Question: For about ten years now, the terms “deep meditation” or “mindfulness” have been used in Europe and in the states, at the instigation of Jon Kabat-Zinn in the states and Christoph André in France. What do you think of mindfulness-based stress reduction, MBSR?
Roland Rech: The crucial point is that it is a non-spiritual meditation practice. Now one would have to explain what “spiritual” means. But one thing is clear: if you want to use meditation to get something, whether as a remedy for stress or depression, or to improve your performance with its help, you put meditation at the service of the human ego. But the deep meaning of meditation is to give up the attachment to the human ego. It is called the spiritual dimension of meditation. True meditation begins just beyond these mindfulness exercises. It begins when we meditate without intentions, when we are mushotoku without expecting anything, without ulterior motives. The use of meditation with different goals, but always to achieve a result for his little ego, reveals the deep sense of meditation in the sense Buddha taught it.
However, I do not disapprove because I believe that mushotoku practice is very difficult. People with severe mental ailments, who are very stressed or deeply depressed, whose ego is completely shaken and can no longer be satisfied, cannot make the effort to go beyond their ego, which needs to be rebuilt.
And I think the teaching of mindfulness in a therapeutic framework and with the aim of repairing the ego is good in some ways. It is the first level for some people who have no spiritual motivation and can’t imagine giving up at all. For them, it is the first approach to finding access to a meditation practice.
However, it is important that the people who teach such practices have the honesty to determine their limits. I heard Christoph André say this, for example, when we were working together on a television programme. He also went to the Gendronnière to give courses. I have the impression that he has this honesty. At the end of a course, he said to his students: “If you want to continue in this direction, do a sesshin in the Gendronnière”. So I think that this great movement favours meditation. Twenty years ago, when people spoke of meditation, they immediately thought of sects. Meditation had a very bad reputation. Today, on the contrary, everyone wants to meditate. That’s great! So it is now up to the dojo leaders, the Buddhist instructors and the masters to point out the differences, that this approach, this first basic stage is a kind of introduction. If you like, you can continue along this path.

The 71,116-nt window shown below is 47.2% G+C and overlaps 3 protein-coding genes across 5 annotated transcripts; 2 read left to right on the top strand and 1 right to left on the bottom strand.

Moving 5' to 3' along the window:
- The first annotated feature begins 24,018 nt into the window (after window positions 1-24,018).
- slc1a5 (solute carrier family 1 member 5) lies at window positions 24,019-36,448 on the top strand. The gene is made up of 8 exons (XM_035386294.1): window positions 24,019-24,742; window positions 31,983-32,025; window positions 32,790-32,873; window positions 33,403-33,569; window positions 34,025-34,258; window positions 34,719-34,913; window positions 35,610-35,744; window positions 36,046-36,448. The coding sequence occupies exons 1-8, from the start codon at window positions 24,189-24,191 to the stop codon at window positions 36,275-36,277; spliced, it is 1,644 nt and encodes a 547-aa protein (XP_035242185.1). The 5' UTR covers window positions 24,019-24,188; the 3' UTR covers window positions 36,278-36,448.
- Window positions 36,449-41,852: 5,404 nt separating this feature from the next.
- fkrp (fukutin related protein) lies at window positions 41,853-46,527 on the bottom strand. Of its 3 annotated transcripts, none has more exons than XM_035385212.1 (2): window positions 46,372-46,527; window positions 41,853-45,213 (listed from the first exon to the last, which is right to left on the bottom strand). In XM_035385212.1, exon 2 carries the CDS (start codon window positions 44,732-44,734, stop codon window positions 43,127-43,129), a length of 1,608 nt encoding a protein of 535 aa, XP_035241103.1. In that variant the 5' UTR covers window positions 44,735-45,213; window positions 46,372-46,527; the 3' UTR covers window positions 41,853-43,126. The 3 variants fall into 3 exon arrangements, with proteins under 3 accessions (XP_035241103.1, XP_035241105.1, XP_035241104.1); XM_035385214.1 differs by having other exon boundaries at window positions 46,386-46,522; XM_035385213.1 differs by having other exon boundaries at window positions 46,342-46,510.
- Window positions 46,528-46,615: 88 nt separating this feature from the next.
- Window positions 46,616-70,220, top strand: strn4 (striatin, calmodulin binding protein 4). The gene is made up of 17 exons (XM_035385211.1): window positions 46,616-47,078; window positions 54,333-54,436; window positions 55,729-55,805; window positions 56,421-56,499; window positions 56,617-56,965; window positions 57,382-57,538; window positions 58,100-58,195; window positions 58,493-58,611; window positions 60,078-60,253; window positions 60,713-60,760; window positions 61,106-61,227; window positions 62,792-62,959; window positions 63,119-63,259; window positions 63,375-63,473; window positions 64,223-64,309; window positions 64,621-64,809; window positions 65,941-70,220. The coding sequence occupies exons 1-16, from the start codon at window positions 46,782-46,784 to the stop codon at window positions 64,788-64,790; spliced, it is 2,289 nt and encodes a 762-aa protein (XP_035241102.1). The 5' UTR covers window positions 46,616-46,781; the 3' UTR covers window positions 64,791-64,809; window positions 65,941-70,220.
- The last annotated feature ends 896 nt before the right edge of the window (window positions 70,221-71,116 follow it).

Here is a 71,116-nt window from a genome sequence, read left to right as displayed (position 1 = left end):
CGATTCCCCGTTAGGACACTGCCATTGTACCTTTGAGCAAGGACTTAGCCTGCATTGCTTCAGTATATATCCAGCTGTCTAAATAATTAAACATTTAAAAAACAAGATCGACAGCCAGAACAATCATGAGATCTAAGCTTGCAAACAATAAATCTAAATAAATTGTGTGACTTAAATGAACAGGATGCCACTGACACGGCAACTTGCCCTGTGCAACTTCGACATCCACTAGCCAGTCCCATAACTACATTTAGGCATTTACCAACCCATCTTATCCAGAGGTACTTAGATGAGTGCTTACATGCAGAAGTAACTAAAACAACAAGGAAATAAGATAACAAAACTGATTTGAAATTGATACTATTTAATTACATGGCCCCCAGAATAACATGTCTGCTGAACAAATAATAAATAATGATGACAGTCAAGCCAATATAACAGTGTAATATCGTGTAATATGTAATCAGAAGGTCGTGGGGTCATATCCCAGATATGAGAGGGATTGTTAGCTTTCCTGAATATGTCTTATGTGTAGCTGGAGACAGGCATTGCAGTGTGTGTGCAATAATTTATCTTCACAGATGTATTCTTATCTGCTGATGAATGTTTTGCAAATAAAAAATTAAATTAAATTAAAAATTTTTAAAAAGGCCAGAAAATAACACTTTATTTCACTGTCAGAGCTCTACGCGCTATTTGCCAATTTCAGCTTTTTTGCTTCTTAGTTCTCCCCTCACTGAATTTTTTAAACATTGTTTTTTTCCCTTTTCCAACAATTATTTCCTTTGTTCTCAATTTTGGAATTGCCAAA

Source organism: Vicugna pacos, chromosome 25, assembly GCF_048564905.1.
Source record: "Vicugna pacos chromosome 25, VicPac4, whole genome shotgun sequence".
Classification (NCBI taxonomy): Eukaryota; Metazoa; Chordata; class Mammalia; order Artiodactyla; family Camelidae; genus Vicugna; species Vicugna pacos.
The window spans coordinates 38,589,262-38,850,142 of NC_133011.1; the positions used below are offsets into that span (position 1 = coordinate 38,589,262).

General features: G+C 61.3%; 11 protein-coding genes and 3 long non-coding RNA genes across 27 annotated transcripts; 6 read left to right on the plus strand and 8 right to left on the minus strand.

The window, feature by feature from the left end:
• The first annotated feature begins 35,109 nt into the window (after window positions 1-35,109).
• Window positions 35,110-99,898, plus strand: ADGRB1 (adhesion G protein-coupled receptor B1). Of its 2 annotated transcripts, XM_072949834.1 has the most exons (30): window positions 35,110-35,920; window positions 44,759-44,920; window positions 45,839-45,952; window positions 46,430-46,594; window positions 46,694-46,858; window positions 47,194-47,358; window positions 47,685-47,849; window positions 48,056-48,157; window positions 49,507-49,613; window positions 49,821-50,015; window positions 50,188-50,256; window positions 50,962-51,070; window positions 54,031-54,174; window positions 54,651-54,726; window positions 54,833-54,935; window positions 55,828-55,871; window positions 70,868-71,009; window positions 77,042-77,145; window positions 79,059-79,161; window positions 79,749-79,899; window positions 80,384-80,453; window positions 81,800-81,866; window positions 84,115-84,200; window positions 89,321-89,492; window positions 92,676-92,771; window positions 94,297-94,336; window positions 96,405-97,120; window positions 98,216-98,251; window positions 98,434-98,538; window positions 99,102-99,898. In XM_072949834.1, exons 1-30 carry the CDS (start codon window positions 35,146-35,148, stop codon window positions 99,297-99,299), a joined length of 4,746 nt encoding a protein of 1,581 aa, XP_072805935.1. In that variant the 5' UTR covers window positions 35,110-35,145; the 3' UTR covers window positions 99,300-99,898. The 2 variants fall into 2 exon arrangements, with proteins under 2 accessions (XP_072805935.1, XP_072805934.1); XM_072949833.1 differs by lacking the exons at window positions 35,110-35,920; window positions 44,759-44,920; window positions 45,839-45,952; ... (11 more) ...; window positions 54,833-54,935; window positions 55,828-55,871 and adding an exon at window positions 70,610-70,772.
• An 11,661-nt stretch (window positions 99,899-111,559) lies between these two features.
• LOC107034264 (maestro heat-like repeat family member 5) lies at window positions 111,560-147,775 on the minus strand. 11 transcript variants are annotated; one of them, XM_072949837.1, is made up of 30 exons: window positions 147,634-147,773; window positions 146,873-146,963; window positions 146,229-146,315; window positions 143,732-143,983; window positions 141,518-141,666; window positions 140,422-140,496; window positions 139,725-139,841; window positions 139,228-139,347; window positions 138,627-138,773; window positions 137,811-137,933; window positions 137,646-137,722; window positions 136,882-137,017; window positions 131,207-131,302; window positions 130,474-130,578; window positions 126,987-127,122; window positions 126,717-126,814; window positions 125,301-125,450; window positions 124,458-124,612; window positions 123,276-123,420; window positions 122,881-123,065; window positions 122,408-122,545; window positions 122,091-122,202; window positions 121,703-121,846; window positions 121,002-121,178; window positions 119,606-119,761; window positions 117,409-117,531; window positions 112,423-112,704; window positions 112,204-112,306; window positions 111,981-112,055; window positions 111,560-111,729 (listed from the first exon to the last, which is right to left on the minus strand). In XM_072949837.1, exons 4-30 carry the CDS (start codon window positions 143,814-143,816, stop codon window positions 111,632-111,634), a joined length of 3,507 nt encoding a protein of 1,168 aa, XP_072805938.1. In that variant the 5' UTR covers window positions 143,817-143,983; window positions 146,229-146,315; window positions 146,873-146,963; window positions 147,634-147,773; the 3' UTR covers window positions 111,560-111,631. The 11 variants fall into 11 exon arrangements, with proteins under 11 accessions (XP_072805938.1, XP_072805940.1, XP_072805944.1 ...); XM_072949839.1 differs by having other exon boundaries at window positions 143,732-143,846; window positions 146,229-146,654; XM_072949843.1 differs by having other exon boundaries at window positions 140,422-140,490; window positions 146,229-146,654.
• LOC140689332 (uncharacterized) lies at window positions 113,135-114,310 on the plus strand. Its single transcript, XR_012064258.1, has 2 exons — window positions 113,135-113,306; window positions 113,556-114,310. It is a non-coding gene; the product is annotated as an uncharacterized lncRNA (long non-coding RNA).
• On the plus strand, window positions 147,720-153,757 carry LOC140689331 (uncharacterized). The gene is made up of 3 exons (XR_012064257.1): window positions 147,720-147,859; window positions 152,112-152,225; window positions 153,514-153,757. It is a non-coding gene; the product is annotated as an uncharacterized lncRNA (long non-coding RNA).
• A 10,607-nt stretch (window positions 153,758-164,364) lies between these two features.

Jon Kabat-Zinn and Christoph André, who also practice Buddhism, are able to show these limits. The problem, however, is that they also train other therapists who simply try to have an extra means to earn money and add something to their variety of therapies. I fear that not all of these people are able to recognize these differences and explain them to their patients.
In addition, it can block people. You could say to yourself, “That’s enough for me. Why should I go any further? There are people who come to the dojo and say, “I’d rather do mindfulness exercises, they’re easier.” There are always two sides.
But all in all, I consider the development of the last twenty years to be favourable, provided that all those who talk about it or teach meditation are able to show the differences.
When the AZI Godos hear about wellness, they become suspicious. They even disapprove of this term and consider wellness to be materialistic. I don’t think that’s right. It is legitimate to seek some kind of well-being for oneself. But we should deepen more and more the question of what wellness really means to us. At first, it may be about sleeping better, being less stressed or getting out of depression, which is very important. But what is true well-being?
I think well-being means being in harmony with the essence of your life. Well-being means being awake. But I think that this dimension of awakening, of being in harmony with the Dharma or Buddha nature, goes far too far for some people when they are just beginning to seek their well-being in their present needs. Master Deshimaru did not disapprove of these human needs any more than Buddha did. But he always showed that there was a dimension beyond that. That’s exactly what we should do.
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